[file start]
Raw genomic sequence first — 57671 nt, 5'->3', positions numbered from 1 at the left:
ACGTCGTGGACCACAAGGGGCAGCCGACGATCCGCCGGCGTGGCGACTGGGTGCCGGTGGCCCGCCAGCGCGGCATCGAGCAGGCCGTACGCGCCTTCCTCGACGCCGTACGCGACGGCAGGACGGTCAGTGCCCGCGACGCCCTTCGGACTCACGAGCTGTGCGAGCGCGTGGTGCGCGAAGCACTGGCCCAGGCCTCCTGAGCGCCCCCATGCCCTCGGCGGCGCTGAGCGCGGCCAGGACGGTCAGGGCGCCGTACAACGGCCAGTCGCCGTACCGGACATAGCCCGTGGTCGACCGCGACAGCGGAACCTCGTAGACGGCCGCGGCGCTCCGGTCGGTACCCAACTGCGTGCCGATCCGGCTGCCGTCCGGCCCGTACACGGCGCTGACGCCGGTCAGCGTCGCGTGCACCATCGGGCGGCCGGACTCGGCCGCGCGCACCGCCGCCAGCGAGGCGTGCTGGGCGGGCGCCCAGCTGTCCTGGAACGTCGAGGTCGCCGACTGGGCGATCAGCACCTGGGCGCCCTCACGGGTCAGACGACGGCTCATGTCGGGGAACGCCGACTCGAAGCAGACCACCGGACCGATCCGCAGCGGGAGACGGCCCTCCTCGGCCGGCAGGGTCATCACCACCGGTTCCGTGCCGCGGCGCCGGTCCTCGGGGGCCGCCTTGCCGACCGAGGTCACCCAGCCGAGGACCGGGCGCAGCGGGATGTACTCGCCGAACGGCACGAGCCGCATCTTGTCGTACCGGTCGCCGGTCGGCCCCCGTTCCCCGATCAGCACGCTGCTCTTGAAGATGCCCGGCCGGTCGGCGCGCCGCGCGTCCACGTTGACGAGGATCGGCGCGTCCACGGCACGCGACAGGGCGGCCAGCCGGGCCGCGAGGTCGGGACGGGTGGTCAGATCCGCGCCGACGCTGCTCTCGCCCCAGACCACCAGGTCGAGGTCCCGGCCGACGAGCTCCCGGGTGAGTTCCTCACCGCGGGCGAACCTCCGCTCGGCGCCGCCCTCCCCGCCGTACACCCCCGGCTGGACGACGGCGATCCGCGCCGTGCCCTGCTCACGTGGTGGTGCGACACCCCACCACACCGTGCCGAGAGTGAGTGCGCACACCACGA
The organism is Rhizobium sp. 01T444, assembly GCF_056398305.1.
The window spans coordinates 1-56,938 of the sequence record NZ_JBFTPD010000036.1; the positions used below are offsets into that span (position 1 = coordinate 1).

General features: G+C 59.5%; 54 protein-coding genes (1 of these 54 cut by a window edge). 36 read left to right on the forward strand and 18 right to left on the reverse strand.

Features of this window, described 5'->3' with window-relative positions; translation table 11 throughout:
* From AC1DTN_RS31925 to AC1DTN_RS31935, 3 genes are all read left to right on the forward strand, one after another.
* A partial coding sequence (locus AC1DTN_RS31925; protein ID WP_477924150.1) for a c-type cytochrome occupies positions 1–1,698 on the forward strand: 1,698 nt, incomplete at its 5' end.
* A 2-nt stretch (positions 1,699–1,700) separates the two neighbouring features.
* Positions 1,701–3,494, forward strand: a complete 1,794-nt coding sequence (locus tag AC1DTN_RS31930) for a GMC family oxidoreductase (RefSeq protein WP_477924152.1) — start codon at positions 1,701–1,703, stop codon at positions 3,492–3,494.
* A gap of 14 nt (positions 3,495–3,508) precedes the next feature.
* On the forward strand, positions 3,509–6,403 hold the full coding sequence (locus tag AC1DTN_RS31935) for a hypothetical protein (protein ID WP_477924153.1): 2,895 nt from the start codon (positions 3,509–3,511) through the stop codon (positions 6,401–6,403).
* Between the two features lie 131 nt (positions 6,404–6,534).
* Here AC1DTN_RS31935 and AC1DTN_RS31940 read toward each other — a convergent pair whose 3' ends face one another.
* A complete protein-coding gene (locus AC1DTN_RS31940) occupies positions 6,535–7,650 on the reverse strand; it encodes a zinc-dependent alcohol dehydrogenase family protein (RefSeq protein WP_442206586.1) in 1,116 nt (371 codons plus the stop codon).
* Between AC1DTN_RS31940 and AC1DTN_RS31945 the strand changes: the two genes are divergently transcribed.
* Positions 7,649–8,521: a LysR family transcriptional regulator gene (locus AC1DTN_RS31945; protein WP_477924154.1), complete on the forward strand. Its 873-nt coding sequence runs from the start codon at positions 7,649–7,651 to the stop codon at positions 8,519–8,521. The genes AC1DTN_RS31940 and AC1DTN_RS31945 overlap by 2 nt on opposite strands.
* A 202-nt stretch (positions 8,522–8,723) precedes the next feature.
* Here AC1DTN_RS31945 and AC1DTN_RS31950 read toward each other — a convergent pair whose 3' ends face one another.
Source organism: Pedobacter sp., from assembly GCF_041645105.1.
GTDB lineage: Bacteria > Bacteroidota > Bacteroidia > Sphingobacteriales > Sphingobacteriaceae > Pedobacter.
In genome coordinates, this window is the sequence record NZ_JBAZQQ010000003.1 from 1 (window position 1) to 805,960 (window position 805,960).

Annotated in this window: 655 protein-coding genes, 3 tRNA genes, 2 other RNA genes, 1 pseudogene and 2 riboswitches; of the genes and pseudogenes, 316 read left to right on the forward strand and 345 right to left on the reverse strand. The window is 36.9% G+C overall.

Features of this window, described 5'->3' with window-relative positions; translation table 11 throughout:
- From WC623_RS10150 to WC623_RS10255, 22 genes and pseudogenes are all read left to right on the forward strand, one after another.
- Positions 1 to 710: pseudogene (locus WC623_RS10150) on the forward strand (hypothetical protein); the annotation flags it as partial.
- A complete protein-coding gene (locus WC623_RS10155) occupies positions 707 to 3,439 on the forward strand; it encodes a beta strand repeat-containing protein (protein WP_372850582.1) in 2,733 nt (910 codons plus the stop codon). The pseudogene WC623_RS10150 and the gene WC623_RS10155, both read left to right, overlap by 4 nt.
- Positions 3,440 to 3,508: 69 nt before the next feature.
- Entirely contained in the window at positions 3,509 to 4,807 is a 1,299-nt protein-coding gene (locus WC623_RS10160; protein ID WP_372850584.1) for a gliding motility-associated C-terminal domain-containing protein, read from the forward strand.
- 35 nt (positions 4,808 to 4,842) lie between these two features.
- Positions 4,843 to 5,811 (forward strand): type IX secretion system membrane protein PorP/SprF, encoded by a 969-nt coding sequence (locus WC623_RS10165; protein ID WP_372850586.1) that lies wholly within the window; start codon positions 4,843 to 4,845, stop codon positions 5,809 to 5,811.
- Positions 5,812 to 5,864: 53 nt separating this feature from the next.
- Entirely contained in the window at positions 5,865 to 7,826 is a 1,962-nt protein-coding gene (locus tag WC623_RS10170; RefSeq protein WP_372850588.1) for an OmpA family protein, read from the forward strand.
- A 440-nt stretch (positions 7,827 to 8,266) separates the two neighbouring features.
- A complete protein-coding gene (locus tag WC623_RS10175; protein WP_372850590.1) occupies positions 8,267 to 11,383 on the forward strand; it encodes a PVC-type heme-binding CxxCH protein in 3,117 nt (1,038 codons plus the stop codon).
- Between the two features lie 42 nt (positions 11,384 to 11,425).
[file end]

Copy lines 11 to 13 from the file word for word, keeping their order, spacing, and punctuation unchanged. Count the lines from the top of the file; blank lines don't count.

* A gap of 14 nt (positions 3,495–3,508) precedes the next feature.
* On the forward strand, positions 3,509–6,403 hold the full coding sequence (locus tag AC1DTN_RS31935) for a hypothetical protein (protein ID WP_477924153.1): 2,895 nt from the start codon (positions 3,509–3,511) through the stop codon (positions 6,401–6,403).
* Between the two features lie 131 nt (positions 6,404–6,534).